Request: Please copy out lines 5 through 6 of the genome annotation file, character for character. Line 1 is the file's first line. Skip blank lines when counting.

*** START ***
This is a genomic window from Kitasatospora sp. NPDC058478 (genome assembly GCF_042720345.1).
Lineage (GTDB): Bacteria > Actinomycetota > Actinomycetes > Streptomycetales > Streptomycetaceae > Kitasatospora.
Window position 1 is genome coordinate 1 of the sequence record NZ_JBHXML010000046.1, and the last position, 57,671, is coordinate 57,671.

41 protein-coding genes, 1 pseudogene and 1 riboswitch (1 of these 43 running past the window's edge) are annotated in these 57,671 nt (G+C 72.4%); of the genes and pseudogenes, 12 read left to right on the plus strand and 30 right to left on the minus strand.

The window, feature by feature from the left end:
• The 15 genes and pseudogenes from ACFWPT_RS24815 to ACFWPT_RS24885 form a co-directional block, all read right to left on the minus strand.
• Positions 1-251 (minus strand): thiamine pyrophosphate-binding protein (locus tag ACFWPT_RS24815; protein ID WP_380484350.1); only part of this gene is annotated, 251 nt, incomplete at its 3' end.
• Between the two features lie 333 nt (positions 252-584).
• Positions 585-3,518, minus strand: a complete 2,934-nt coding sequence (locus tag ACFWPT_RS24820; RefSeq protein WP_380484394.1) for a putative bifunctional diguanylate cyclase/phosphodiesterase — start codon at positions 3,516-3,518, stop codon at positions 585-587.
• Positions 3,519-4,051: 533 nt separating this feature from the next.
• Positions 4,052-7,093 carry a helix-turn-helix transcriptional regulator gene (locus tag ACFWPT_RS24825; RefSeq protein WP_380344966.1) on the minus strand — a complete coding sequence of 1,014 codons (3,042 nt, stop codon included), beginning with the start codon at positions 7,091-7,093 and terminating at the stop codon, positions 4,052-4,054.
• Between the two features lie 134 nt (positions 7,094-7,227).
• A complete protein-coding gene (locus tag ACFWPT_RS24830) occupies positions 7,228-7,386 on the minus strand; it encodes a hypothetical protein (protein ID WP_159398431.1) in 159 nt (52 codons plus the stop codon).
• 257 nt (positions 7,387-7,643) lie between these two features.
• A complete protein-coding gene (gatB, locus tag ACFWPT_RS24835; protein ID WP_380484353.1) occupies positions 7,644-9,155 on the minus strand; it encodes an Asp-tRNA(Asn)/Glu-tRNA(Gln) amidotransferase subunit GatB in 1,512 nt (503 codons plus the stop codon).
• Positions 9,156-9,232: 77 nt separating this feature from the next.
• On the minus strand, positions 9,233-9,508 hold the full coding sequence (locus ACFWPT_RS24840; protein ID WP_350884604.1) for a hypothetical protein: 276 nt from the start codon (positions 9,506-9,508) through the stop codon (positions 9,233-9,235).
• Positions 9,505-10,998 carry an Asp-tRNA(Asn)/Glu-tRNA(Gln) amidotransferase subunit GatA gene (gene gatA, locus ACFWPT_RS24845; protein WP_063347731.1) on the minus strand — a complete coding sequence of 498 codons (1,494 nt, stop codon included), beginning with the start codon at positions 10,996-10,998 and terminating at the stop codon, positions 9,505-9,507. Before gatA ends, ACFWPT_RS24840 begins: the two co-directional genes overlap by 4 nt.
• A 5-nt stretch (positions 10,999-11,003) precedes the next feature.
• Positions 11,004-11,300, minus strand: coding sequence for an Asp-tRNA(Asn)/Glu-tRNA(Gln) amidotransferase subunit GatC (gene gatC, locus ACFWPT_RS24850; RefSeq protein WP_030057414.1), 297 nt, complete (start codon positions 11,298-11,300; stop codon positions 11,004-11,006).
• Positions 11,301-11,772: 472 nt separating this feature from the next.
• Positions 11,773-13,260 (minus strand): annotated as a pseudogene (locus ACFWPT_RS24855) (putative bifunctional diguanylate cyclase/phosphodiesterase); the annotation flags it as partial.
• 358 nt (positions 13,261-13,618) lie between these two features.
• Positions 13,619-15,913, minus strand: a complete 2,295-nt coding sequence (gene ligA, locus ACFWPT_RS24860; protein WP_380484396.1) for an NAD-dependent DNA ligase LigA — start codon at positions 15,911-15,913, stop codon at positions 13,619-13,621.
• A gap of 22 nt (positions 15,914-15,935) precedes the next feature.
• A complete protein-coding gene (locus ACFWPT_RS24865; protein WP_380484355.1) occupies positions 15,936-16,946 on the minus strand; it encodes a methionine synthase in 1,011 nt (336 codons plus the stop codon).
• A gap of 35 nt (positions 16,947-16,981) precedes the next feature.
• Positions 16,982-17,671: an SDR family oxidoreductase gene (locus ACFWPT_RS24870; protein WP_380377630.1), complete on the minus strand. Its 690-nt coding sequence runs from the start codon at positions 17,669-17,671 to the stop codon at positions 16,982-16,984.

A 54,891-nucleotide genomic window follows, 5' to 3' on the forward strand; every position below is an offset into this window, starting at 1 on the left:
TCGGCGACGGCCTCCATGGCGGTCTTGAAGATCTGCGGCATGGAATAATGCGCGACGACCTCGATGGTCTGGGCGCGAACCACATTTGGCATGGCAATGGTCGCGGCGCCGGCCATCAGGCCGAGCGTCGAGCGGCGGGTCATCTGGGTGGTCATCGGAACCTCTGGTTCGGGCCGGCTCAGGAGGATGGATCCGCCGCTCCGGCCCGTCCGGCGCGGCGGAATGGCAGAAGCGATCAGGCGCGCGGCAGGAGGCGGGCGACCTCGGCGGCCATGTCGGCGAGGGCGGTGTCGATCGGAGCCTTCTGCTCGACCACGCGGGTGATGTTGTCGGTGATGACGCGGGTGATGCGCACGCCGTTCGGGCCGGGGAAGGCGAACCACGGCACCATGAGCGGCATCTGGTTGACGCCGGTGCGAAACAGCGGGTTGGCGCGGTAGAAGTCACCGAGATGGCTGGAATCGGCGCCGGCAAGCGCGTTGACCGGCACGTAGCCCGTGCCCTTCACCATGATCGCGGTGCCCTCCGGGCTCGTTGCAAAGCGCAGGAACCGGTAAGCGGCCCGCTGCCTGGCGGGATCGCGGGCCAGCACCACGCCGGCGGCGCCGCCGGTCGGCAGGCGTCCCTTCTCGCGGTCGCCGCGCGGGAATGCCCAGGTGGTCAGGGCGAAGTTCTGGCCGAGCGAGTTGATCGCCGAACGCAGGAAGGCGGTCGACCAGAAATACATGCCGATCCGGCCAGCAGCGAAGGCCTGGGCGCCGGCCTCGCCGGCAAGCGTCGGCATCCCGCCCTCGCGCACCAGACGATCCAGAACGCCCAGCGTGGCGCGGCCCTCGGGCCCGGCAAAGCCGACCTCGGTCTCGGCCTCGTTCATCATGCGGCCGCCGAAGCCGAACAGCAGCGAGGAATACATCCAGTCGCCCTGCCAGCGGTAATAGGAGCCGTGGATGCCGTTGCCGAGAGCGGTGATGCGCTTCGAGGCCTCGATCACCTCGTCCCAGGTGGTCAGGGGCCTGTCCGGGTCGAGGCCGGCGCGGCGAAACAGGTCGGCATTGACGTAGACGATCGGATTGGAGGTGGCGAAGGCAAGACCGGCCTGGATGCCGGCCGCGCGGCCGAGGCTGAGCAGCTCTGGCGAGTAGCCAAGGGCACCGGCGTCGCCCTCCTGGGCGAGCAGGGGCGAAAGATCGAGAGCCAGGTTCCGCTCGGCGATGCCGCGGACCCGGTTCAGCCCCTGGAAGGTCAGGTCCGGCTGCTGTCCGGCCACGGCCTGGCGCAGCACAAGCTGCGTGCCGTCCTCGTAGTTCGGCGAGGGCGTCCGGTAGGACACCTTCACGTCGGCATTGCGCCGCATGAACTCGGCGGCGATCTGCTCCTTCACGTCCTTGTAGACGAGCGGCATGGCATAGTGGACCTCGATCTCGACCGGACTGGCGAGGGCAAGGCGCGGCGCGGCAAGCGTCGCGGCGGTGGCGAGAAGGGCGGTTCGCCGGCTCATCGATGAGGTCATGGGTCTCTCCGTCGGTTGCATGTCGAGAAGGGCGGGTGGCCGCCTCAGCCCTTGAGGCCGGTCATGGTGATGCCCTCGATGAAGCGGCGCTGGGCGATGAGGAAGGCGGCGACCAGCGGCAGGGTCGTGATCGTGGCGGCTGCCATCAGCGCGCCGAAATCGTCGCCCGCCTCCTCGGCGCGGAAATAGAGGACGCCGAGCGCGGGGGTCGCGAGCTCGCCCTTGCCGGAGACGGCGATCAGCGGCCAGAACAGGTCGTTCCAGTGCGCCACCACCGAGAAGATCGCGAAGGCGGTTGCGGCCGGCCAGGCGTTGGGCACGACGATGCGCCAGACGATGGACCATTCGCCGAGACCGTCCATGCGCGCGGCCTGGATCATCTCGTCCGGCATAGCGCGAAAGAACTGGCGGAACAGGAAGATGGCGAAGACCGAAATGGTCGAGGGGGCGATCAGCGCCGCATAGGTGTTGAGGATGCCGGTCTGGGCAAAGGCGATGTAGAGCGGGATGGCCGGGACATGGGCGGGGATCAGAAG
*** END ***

The window, feature by feature from the left end:
• The 15 genes and pseudogenes from ACFWPT_RS24815 to ACFWPT_RS24885 form a co-directional block, all read right to left on the minus strand.